Ama

We met on the first day of third grade, because of all the 132 kids in our grade, we were the three who didn't get picked up. I was spooked, because my mom had never failed to pick me up from school. She'd never even been late before.

We didn't talk to each other at first. I was embarrassed and scared and I didn't want to show it. They put us in the math help room with the see-through walls. We stared out like a zoo exhibit waiting for our parents to come.

That was the day they gave out the little willow tree cuttings in plastic pots in our science class. We were supposed to take care of them and study them all year. I remember each of us sitting at a desk with our plant in front of us. Polly kept poking at hers to see if the soil was too dry. She hummed.

Jo put her sneakers up on the desk and leaned back. She said her plant probably wouldn't last through the week.

I couldn't believe how casual the two of them were about being left at school. I was freaked out, but later on I learned that my mother had a really good excuse for not showing up that day.

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Average customer rating based on 1 comment:

bookgirl94, September 1, 2011 (view all comments by bookgirl94)
This transported me back to the Sisterhood of the Traveling Pants, although this is about different girls the original are legends in this town. I really enjoyed a new group to read about and can't wait for Ann Brashares to write more. This is definitely a stand alone book in which reading the Traveling Pants books isn't needed, but if you haven't read them this book will make you want to. It was a fun quick summer read and I highly recommend it.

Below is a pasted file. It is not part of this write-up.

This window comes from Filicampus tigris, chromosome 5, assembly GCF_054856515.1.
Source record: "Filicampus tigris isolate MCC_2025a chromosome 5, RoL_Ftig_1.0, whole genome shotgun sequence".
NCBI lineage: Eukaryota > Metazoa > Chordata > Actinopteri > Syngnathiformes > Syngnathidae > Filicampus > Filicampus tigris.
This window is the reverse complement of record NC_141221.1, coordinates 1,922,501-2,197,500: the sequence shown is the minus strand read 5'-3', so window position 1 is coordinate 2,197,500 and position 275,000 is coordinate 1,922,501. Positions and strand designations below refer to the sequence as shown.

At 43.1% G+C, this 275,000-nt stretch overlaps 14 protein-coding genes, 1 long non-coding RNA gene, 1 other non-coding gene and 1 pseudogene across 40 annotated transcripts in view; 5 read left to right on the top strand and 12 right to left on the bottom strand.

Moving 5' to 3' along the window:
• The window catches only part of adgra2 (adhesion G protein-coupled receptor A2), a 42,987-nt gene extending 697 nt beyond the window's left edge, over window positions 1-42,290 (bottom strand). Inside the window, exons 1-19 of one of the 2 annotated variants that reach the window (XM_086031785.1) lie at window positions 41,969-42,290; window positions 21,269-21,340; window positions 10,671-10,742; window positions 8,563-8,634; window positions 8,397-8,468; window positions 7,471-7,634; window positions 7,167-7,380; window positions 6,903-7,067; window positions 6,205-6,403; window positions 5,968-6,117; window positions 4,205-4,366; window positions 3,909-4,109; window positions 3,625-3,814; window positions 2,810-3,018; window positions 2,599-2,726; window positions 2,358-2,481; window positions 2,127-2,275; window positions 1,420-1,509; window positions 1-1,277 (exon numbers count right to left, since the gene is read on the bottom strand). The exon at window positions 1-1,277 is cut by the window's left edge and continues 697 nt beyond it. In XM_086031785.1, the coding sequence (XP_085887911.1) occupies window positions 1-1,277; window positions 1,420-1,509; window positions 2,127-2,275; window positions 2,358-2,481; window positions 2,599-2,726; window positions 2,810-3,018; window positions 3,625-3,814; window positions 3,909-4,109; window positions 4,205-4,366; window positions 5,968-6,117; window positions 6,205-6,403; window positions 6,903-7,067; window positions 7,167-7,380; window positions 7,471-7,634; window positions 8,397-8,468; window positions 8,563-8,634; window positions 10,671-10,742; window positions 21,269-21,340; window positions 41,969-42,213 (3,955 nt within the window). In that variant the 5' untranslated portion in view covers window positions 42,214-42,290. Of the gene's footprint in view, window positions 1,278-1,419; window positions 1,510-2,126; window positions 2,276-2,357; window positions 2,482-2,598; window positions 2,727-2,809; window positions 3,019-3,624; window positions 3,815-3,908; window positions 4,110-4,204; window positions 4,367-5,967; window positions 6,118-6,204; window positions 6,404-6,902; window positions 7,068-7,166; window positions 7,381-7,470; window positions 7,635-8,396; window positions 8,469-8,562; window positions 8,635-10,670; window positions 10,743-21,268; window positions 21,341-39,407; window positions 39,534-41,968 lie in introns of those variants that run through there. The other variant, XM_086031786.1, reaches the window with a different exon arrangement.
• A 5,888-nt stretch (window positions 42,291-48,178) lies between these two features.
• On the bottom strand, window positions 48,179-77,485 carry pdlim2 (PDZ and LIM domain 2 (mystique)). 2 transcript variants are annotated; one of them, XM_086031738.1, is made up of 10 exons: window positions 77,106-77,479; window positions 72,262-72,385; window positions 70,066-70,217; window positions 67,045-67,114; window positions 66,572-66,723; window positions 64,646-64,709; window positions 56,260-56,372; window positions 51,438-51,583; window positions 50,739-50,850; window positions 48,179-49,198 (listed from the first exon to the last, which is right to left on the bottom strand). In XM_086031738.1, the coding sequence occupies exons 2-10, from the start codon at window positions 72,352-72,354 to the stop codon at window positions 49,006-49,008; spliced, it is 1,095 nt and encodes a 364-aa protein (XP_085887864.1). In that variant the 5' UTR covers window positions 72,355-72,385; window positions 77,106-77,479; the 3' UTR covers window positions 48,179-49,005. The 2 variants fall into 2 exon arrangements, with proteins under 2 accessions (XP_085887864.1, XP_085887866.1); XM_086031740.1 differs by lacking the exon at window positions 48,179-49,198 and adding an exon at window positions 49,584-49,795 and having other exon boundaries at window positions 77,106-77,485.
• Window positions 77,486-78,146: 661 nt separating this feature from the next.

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Product Details

ISBN:
9780385736763
Author:
Brashares, Ann
Publisher:
Delacorte Press
Subject:
Girls & Women
Subject:
Conduct of life
Subject:
Friendship
Subject:
Children s-General
Copyright:
Edition Description:
Hardback
Series:
3 Willows
Publication Date:
20090131
Binding:
HARDCOVER
Grade Level:
from 7
Language:
English
Pages:
336
Dimensions:
8.53x5.91x1.13 in. 1.02 lbs.
Age Level:
from 12

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Related Subjects

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Children's » General
Young Adult » General

3 Willows: The Sisterhood Grows (3 Willows) Used Hardcover
0 stars - 0 reviews
$1.95 In Stock
Product details 336 pages Delacorte Press Books for Young Readers - English 9780385736763 Reviews:
"Publishers Weekly Review" by , "With the Traveling Pants series all wrapped up, Brashares introduces a new group of BFFs and addresses a slightly younger crowd. Living in the same town as the semilegendary Sisterhood girls, Ama, Polly and Jo have tried to share a pair of jeans and settled on a joint-property scarf (plus an induction ceremony), but their rituals are 'lame,' and so, they suspect, is their trio. Only socially backward Polly thinks she'll miss the others when all three disperse the summer before high school. In typical Brashares fashion, each girl faces unexpected tribulations: intellectually ambitious Ama, who is afraid of heights, has won a spot in a prestigious scholarship program — which sends her mountain climbing. Jo, newly told that her parents are divorcing, submerges her feelings in the excitement of being friends with a popular girl and having an older boyfriend — or so she thinks. Polly, sold out by Jo in the pursuit of cool, learns that her single mom is alcoholic. Fans will like the tidiness in the controlling metaphor, willow tree cuttings planted after a third-grade project, and for all the fidelity to formula, Brashares gets her characters' emotions and interactions just right. Ages 12 — up." Publishers Weekly (Starred Review) (Copyright Reed Business Information, Inc.)
"Synopsis" by , The author of the bestselling Sisterhood of the Traveling Pants series introduces the girls in a new sisterhood in this new series. Summer is a time to grow, and Polly, Joe, and Ama each sprout into young adulthood over the course of one summer.